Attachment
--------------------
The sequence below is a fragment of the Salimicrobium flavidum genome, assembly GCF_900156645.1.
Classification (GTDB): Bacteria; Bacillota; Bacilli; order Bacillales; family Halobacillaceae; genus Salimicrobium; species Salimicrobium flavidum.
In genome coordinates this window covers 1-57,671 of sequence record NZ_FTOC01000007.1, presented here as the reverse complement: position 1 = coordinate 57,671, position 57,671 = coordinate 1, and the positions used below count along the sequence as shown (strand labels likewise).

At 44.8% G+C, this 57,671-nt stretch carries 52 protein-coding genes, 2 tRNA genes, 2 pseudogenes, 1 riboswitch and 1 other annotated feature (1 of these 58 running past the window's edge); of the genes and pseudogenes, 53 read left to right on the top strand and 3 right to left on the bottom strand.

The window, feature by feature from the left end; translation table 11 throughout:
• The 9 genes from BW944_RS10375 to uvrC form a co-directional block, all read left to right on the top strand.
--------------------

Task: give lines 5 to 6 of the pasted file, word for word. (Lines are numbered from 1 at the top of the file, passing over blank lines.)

The window, feature by feature from the left end; translation table 11 throughout:
• The 9 genes from BW944_RS10375 to uvrC form a co-directional block, all read left to right on the top strand.